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  • 2013 Comstock Read Aloud Honor Books

    Jack and the Baked Beanstalk written and illustrated by Colin Stimpson and published by Templar Books, an imprint of Candlewick Press, 2012.

    Jack and the Baked BeanstalkIllustrated in an Art Deco style with soft, romantic, muted dream-like colors, Jack and the Baked Beanstalk is a playful twist on the beloved story we all know about happy-go-lucky, down-on-his-luck, Jack, and his long suffering mother who need magic to stay alive, and yes, to put food on the table. As Jack takes his mother's few remaining coffee beans, a mysterious figure trades the java for Jack's favorite, baked beans. "Now, Jack had read enough fairy tales to know that you don't turn down an offer like that."

    Eating baked beans along the way, Jack climbs the stalk to find a near-sighted, money hoarding, food-loving giant at the top. And what does the giant do? Eat Jack and his dog, Bella? No, he does what every foodie would do, and prepares a giant sized feast for Jack and Bella. There's an unexpected twist at the end and all live happily ever after, with plenty of food to last all of them their lifetimes.

    Read aloud to children ages nine to elven years old, children liked the new take on an old story and thought it was funny, especially that the giant would cook for Jack. They loved the illustrations and observed the fine use of color and imagery, with muted, yet vivid illustrations. Children liked that everything was on a giant's scale, super-sized. While the illustrations are delightful to view, the language is also poetic, and some children repeated the fee-fi-fo chorus when the reading ended. Children were very engaged in this story and appreciated the unpredictable, yet predictability of the story.

    Colin Stimpson, an art director and film designer, lives in England. This is the first book he has both authored and illustrated. KATHY ENGER 

    Mrs. Harkness and the Panda written by Alicia Potter and illustrated by Melissa Sweet, and published by Alfred A. Knopf, an imprint of Random House Children's Books, 2012.

    Mrs. Harkness and the Panda"In 1934, Ruth Harkness had never seen a panda bear. Not many people in the world had." Thus begins the story of Mrs. Harkness, who had not intended to go looking for the beishung. After all, in 1934 women were considered "too dainty for exploring." But after Mr. Harkness passes away in China during his search for the panda, Mrs. Harkness is determined to take on the expedition. Despite the vocal naysayers, Mrs. Harkness packs, prepares, and heads to China. With the help of Quentin and Lao Tsang, a panda is found. Mrs. Harkness names the baby Su Lin and finds him a home in the Brookfield Zoo. The naysayers are quieted and Mrs. Harkness is recognized as a woman explorer.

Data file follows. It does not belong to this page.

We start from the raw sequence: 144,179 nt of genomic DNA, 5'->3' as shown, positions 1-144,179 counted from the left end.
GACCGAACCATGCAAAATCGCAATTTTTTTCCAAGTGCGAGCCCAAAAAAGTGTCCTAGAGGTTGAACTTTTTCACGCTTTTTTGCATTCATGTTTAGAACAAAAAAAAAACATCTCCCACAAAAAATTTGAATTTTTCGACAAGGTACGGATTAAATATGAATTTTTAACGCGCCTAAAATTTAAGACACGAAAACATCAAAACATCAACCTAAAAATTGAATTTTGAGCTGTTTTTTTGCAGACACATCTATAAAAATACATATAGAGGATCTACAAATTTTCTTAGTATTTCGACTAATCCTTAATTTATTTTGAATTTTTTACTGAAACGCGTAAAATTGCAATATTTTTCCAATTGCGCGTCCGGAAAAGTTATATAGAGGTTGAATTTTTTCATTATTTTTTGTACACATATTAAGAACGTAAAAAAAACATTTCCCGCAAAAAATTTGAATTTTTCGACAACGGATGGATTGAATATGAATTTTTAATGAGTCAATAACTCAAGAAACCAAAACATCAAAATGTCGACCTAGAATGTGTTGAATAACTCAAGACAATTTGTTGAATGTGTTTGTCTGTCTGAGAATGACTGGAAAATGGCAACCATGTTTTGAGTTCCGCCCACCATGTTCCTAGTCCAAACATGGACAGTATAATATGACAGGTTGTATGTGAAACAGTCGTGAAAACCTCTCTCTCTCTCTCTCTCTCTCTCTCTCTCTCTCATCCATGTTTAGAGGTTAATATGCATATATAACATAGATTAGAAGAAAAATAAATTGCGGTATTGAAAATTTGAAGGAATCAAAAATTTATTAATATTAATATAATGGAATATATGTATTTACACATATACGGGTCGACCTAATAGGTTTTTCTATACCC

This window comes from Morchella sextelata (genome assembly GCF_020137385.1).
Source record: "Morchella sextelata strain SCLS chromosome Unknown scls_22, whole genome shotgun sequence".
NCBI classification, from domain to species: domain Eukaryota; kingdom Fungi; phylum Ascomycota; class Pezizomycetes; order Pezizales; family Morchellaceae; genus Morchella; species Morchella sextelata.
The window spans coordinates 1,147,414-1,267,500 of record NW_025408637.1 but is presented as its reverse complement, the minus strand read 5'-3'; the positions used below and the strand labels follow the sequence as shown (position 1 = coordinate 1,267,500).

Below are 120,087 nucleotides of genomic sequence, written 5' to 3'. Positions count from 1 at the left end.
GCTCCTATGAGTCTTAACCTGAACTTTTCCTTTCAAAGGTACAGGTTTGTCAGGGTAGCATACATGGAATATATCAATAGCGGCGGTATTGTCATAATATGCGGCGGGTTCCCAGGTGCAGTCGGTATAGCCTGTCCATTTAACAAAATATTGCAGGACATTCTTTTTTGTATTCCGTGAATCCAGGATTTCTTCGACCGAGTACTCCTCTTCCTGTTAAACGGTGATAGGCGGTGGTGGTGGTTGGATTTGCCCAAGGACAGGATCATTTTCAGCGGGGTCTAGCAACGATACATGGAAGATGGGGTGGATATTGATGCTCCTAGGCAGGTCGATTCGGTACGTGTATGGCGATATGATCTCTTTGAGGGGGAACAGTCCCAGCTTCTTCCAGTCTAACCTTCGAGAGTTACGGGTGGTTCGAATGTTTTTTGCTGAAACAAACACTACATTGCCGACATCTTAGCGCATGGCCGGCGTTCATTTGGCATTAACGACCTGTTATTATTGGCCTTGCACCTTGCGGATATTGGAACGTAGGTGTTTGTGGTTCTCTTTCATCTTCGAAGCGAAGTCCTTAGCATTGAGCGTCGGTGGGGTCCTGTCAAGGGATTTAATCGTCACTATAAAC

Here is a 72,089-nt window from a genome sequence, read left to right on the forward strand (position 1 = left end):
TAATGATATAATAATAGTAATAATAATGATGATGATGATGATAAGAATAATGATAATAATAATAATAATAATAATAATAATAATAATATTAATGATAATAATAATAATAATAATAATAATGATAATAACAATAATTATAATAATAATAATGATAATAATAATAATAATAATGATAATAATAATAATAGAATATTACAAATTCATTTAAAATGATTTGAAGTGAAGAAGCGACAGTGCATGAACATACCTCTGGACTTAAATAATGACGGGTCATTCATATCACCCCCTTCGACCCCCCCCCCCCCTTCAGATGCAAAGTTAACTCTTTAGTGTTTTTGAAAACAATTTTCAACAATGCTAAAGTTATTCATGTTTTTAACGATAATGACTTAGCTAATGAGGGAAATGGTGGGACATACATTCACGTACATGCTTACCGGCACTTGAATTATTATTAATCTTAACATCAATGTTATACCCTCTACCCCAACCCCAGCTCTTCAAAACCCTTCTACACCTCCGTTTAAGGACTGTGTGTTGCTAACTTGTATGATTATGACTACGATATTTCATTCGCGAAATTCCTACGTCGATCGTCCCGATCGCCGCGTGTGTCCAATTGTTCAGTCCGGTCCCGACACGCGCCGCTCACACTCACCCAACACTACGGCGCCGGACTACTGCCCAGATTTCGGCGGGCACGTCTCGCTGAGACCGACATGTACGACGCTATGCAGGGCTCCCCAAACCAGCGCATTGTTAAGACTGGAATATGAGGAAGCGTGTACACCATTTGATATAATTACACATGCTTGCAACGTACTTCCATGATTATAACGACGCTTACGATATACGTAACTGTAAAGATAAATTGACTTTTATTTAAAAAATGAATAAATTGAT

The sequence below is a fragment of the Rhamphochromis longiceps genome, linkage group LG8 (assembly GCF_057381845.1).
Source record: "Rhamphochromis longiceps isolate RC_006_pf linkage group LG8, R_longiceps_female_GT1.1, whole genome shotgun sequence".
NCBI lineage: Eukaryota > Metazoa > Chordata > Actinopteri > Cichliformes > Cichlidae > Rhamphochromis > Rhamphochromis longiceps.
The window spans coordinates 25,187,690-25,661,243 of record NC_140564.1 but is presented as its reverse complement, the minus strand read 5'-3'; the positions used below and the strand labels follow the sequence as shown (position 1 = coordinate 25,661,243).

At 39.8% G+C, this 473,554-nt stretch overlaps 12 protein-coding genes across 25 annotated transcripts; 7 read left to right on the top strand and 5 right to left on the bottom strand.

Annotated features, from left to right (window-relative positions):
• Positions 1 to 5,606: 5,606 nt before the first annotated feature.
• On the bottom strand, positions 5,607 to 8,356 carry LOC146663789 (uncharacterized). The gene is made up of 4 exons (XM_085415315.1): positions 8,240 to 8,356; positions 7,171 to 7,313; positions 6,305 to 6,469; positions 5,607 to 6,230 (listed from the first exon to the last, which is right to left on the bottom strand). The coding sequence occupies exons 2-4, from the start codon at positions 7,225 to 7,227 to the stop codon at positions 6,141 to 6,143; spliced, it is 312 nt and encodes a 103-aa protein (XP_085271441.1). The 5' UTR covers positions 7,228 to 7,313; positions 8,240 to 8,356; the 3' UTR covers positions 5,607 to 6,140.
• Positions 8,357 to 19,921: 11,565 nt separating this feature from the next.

The watercolor and mixed media illustrations bring a nostalgic feel to Mrs. Harkness's travels. According to Melissa Sweet's web page, much of the paper and collage materials used were obtained while she was in China.

    Students from nine to eleven were drawn in by the phenomenal illustrations and the rich language of this story. A passion for research was ignited in some students sending them to the library to look for more information about both pandas and female explorers. The children loved the determination of Mrs. Harkness and commented on how she continued her quest despite the negative feedback from others. A "Chronology of Events," "Author's Note," and "Selected Bibliography" provide further information for readers wanting to know more about Su Lin and Mrs. Harkness.

    From Boston, Alicia Potter is a long-time reviewer of children's books. Melissa Sweet, who currently resides in Rockport, Maine, has received a 2009 Caldecott Honor award and the 2012 Sibert Award. HEATHER MANEIRO 

    Suryia Swims! The True Story of How an Orangutan Learned to Swim by Bhagavan "Doc" Antle with Thea Feldman, photographs by Barry Bland, and published by Henry Holt, 2012.

    Suryia SwimsThe story begins with endearing photos of a truly unique and loveable creature, Suryia, an orangutan who lives in a wildlife preserve with a whole host of human and animal friends. The colorful book takes readers through Suryia's journey of exploring a love of water, beginning first with a playful bath and ending with days of swimming in the pool with other animals, ranging from Suryia's best friend Roscoe, a dog, to tapirs, tigers, and leopard cubs.

    The crisp, clear, and vibrant photographs create a visually pleasing patchwork of vignettes for children to participate and enjoy Suryia's exploration and love of water. The photographs inspire emotions of love, joy, and admiration for this animal and his water-filled journey with diverse and fantastically unique friends.

    Children, grades two to four, thoroughly enjoyed this book. They commented on how funny the book was and how wonderful the pictures were. The story drew children and readers alike into the story of Suryia learning to swim and sharing the water with his friends. Readers commented on how it was a "great non-fiction book" and it was "an amazing story of how an orangutan did things his natural instincts wouldn't normally allow."

    Bhagavan "Doc" Antle founded The Institute for Greatly Endangered and Rare Species (T.I.G.E.R.S.) where Suryia and all of the animals in the book, including Roscoe, live together in Myrtle Beach, South Carolina. Thea Feldman is a children's book author in New York. Barry Bland is a world renowned wildlife photographer. HEATHER NESEMEIER